That is an issue with revealed preferences, not an indication of adamzerners preference order. Unless you are extraordinarily selfless you are never going to accept a deal of the form: "I give you n dollars in exchange for me killing you." regardless of n, therefor the financial value of your own life is almost always infinite*.

*: This does not mean that you put infinite utility on being alive, btw, just that the utility of money caps out at some value that is typically smaller than the value of being alive (and that cap is lowered dramatically if you are not around to spent the money).

Comment by silver_swift on An Oracle standard trick · 2015-06-08T13:49:08.025Z · score: 1 (1 votes) · LW · GW

Fair enough, let me try to rephrase that without using the word friendliness:

We're trying to make a superintelligent AI that answers all of our questions accurately but does not otherwise influence the world and has no ulterior motives beyond correctly answering questions that we ask of it.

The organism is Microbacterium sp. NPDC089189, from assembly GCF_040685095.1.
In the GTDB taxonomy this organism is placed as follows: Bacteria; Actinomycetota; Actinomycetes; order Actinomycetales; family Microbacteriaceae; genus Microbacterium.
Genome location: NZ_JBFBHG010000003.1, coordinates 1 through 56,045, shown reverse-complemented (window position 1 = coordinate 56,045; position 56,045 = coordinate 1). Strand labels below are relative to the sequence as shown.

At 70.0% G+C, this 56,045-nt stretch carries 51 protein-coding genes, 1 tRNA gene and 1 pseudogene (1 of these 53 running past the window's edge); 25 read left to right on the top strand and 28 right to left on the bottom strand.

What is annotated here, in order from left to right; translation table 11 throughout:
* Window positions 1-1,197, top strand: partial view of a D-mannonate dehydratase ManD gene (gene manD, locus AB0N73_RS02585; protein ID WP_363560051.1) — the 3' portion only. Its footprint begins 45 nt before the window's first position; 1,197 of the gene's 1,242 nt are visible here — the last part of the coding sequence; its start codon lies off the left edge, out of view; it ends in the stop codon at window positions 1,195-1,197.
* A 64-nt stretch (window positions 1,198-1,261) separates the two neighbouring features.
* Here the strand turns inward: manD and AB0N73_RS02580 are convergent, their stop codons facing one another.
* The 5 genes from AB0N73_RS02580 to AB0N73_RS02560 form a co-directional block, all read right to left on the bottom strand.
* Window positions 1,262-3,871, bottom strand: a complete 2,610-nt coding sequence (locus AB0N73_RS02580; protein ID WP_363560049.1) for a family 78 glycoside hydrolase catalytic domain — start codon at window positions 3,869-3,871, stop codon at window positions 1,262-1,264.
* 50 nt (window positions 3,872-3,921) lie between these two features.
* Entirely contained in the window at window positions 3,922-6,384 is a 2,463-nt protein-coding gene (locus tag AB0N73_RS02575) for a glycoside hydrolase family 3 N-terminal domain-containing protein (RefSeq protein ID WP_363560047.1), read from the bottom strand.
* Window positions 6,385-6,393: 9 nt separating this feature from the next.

If we instead accidentally made an AI that decides that it is acceptable to (for instance) manipulate us into asking simpler question so that it can answer more of them, it is preferable that it doesn't believe anyone is listening to the answers it gives because that is one less way it has for interacting with the outside world.

It is a redundant safeguard. With it, you might end up with a perfectly functioning AI that does nothing, without it, you may end up with an AI that is optimizing the world in an uncontrolled manner.

Comment by silver_swift on An Oracle standard trick · 2015-06-05T13:03:02.917Z · score: 0 (0 votes) · LW · GW

False positives are vastly better than false negatives when testing for friendliness though. In the case of an oracle AI, friendliness includes a desire to answer questions truthfully regardless of the consequences to the outside world.

Comment by silver_swift on Perceptual Entropy and Frozen Estimates · 2015-06-05T12:02:15.148Z · score: 0 (0 votes) · LW · GW

Ah yes, that did it (and I think I have seen the line drawing before) but it still takes a serious conscious effort to see the old woman in either of those. Maybe some Freudian thing where my mind prefers looking at young girls over old women :P

Comment by silver_swift on Perceptual Entropy and Frozen Estimates · 2015-06-04T14:29:24.771Z · score: 0 (0 votes) · LW · GW